Guess I’m showing my age here, but I remember when statutory holidays, like Christmas and New Years and Easter and Victoria Day and Labour Day, were just that: Statutory. Everything was shut down. Banks, the postal service, schools, offices, grocery stores, all retailers in fact. But now, at least here in Toronto, that’s definitely no longer the case.
This past weekend was Easter weekend. I naturally assumed everything would be closed on Good Friday. I know it used to be. I remember in Montreal, where I’m from, you could have rolled a bowling ball down any major street in the city and it wouldn’t have hit a soul. The streets were dead. D E A D. It was like a ghost town. Eerie, actually.
There was a french restaurant I loved. Chez George. If you didn’t know it was there, you wouldn’t have known it was there. It was tucked away on a small, downtown side street (Stanley Street), in a tiny, nondescript building, up a couple of very steep flights of stairs.
Two small, always jammed-to-the-rafters, noisy rooms, crammed with white-clothed tables literally on top of each other. And in the front room, which is where everyone always wanted to sit, there was also long bar all along one wall. Even if you had a reservation you waited in line for at least 30 or 40 minutes for your table. Funny thing was, nobody ever seemed to mind.
Fabulous food and a spectacular wine list. Chez George is, in fact, where I was first introduced to one of my all time favourite alcoholic beverages — Lillet. The restaurant owners were French, from France and all the waiters were French. You heard very little English spoken in there, even before the Separatists got into power and mandated it.
They (the restaurateurs) used to defy the law and open on Good Friday for lunch (and stay open until early evening), but only those people in the know, knew. It was a very risky move on their part because if discovered, they would have lost their liquor licence.
So the whole manouever was very stealthy. It was like being a member of a secret society. The front door was locked and the lights were out. The only way in was up the fire escape around back in the alley where all the mice and rats hung out; and, once you arrived at the door, which was bolted from the inside, there was a special knock or else they wouldn’t let you in. Seriously, I’m not making this up. It was not unlike getting into a speakeasy in the day (no, I’m not that old, I’m surmising).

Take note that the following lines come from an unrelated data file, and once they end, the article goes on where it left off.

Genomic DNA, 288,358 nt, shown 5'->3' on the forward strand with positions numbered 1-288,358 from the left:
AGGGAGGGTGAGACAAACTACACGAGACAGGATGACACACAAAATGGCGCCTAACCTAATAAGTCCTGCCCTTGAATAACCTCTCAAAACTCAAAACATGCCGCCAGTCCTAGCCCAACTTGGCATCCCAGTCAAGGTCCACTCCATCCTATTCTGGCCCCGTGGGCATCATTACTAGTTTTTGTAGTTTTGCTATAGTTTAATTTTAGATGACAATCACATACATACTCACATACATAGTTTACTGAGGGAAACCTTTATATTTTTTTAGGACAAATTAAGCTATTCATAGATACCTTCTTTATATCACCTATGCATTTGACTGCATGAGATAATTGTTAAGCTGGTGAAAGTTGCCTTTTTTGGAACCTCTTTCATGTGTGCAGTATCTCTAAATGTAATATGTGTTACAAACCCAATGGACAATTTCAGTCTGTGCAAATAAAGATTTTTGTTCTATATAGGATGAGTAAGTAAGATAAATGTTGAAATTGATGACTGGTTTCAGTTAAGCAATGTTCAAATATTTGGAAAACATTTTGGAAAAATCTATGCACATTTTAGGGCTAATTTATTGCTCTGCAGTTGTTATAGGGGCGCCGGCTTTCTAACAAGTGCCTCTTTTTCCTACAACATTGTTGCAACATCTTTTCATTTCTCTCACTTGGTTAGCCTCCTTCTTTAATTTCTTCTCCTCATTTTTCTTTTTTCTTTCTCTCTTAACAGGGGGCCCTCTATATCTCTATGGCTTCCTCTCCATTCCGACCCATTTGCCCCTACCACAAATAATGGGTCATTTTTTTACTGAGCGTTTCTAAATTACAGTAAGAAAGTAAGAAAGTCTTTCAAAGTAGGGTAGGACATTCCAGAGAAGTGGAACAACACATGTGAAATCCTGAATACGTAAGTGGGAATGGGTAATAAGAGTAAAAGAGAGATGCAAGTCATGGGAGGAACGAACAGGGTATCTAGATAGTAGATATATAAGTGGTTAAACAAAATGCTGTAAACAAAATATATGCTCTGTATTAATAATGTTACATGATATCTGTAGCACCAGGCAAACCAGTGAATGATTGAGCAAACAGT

Because not that many people knew about their sinful practice it was never crowded. So it was like being at a private party and we’d all hang out there for hours and hours eating and drinking far too much and having the best time. Climbing down the fire escape, at dusk, when tipsy was quite interesting, as I recall.
Wonderful memories I must say.
Back, regrettably, to Toronto, though. This past Good Friday. A friend and I were talking about the long weekend during the week, thinking about what we might do — especially on the Friday when nothing would be open. Or so we assumed.
We were wrong. At least as far as stores and restaurants are concerned.
I’d even rushed to do my grocery shopping on Thursday. Imagine my surprise when I arrived to find signs on most of the shop doors announcing they’d be open all weekend.
Gotta be honest with you, though. While I know everyone has to make a living and business isn’t the greatest for anyone, I don’t think it’s entirely a bad thing to have to shut down for a couple of days a year. I’m not a religious person so I’m not about to go all pious on you, but we all deserve a rest from time to time — from working and shopping. It’s a good thing to spend some uninterrupted time with family and friends, talking and sharing a meal, don’t you think? Taking a pause, as it were.
Clap if you agree.